Value Added Tax

Generally VAT is due on or before the 25th of the month following the end of the tax period. If taxpayer fails to meet the deadline he/she will be charged both interest and penalty. The new law revises upwards the interest to 25% of the VAT due for any month or part thereof.

The same rate shall also apply to VAT refunds. However, the Commissioner General is not liable to pay interest if it emanates from defective or incomplete returns and shall only start to run after 30 days of resubmission of the corrected returns. In conclusion interest will be computed based on old rates up to 31st of December 2019 and new rates thereafter.

For instance a tax debt which accrued prior to 31st of December 2019 but remains outstanding in full or in part after this date will be subject to old rate up to 31 December 2019 and new rate after this date. The fact that the interest rate is per month or any part of a month, therefore signifies a higher annualised interest rate of at least 300%. This is by far more than the current penalty rate of up to 100%.  A taxpayer that pays its tax late could therefore be found paying the tax due plus 4 times that tax inclusive of both penalty and interest.

This a serious message from the government against late payment of tax. Taxpayers should take heed and pay their taxes on time in order avoid such cost. Interest is a non-negotiable (are not subject to waiver) debt due to the State.  Further, the fact that the Minister has not ring-fenced the new rate to Zimbabwe dollar taxes makes the interest unbearable for persons liable to pay their taxes in foreign currency. We urge the Minister to revisit this and ring fence the new rate to Zimbabwe dollar tax debts.

Accounting Systems Basics

An Accounting System is a computer based software that is used to track all financial records for decision making purposes. Due to high rates of technology advancement, systems have been developed to collect, process and store financial related information. Pastel and QuickBooks are some of the Accounting systems that have emerged and are quiet helpful to both small and medium sized enterprises.

QuickBooks

This Accounting system is mainly used by small- medium enterprises and has two versions the online and the desktop version. This system keeps track of all the expenses, sales, pay bills, create invoices and generate reports among other features. The desktop version is installed on your desktop and one does not need internet access to keep track of their financial records. The online version is cloud based and to keep track of your financial records one has to be connected to the internet. QuickBooks can support both windows and mac but on windows, Windows 7 is no longer supported. QuickBooks desktop is mainly used by companies that do much of selling products whereas QuickBooks online is mainly used by organizations that do not have their employees in the office and need to access their records on the go.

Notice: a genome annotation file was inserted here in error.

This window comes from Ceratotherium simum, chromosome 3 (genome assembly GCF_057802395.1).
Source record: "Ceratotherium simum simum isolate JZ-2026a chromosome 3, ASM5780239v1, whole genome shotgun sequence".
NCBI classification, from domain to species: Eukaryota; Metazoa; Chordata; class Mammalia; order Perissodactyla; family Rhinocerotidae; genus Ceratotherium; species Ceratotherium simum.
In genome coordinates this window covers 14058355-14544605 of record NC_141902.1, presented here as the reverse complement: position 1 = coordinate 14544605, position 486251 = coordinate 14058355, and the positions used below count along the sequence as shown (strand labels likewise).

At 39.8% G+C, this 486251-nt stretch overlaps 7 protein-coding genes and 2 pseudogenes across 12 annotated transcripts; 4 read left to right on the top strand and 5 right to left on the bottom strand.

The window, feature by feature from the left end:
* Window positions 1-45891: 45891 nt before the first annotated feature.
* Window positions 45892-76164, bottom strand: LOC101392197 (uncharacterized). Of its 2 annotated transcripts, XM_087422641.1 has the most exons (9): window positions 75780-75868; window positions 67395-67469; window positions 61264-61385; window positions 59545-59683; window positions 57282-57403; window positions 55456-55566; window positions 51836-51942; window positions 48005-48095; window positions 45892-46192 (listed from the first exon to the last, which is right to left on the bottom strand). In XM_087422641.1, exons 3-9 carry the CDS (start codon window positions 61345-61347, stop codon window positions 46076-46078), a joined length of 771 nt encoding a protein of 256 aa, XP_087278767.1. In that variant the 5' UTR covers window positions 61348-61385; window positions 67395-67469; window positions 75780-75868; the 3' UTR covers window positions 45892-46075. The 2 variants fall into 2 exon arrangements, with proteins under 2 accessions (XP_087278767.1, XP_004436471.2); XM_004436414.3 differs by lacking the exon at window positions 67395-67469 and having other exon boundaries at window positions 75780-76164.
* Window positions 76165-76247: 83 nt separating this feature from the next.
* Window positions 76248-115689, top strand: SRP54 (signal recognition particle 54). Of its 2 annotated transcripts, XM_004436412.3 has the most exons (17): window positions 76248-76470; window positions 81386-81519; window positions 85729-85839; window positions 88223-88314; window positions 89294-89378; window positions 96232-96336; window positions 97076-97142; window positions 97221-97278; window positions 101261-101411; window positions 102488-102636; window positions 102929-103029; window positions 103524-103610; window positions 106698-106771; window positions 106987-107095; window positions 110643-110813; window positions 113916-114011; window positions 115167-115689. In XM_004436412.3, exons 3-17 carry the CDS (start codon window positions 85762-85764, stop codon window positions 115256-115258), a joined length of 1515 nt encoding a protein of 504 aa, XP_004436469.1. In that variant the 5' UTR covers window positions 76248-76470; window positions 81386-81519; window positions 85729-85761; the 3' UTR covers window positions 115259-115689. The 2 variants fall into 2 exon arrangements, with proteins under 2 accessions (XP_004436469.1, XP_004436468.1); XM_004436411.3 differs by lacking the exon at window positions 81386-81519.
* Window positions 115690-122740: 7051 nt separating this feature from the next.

Pros and Cons of QuickBooks Online

  • It is easier to setup unlike the desktop version
  • One can access records anywhere even on their mobile phones as long as they are connected to the internet
  • Unlimited invoices via email which saves time
  • No need for a software to install
  • One can customize their dashboard based on their preferences

Cons

  • The need for internet in order to keep track of what is going on
  •  Training costs to train beginners as they may feel overwhelmed

Pros and Cons of QuickBooks Desktop

  • No need to access the Internet
  • It helps with better organization as it has an easy to use dashboard

Cons

  • It does not have a platform for data storage (cloud) hence the organization is exposed to the risk of data loss
  •  There is no professional guidance hence the organization has to invest money on maintenance work
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Digitalization in the tax sector

The modern technology trends are having a significant impact in the tax arena. It is important for organizations to embrace the digitalization which has positive effects rather than adverse effects in organizational operations. The tax function and the role of tax professionals in Zimbabwe has been changing drastically in recent times.

Tax consulting firms have been projecting the future realising that it will be a period of significant technological advancement for the tax function within all organizations, regardless of size.

The information age has brought with it the necessity to handle, organize and process large amounts of data. These changes have also necessitated that our responses mutate and innovate to stay abreast of them. Technology is assisting in easing execution of tasks. Whilst, digitalization has started there is still a long way to go before the desired outcome is achieved. Resistance might be a major drawback. However, measures can be put in place to ensure the technology is embraced across Zimbabwe.

When the digitalization process is complete ZIMRA would be the biggest beneficiary. Execution of tasks in the Customs department will become more efficient. Loop holes are minimized. It is important to note that Automated Systems for Customs Data ASYCUDA system that has been making positive in roads in the tax sector. However, misunderstandings are still evident in the customs sector.

It is vital to appreciate that the digital has arrived and that tax practitioners should look at digital solutions to reduce the amount of the routine tasks they do. This would give them the space and time to focus on analyzing data and adding value to their functions. Although, there are still challenges the positives cannot be ignored as they outweigh the adverse effects.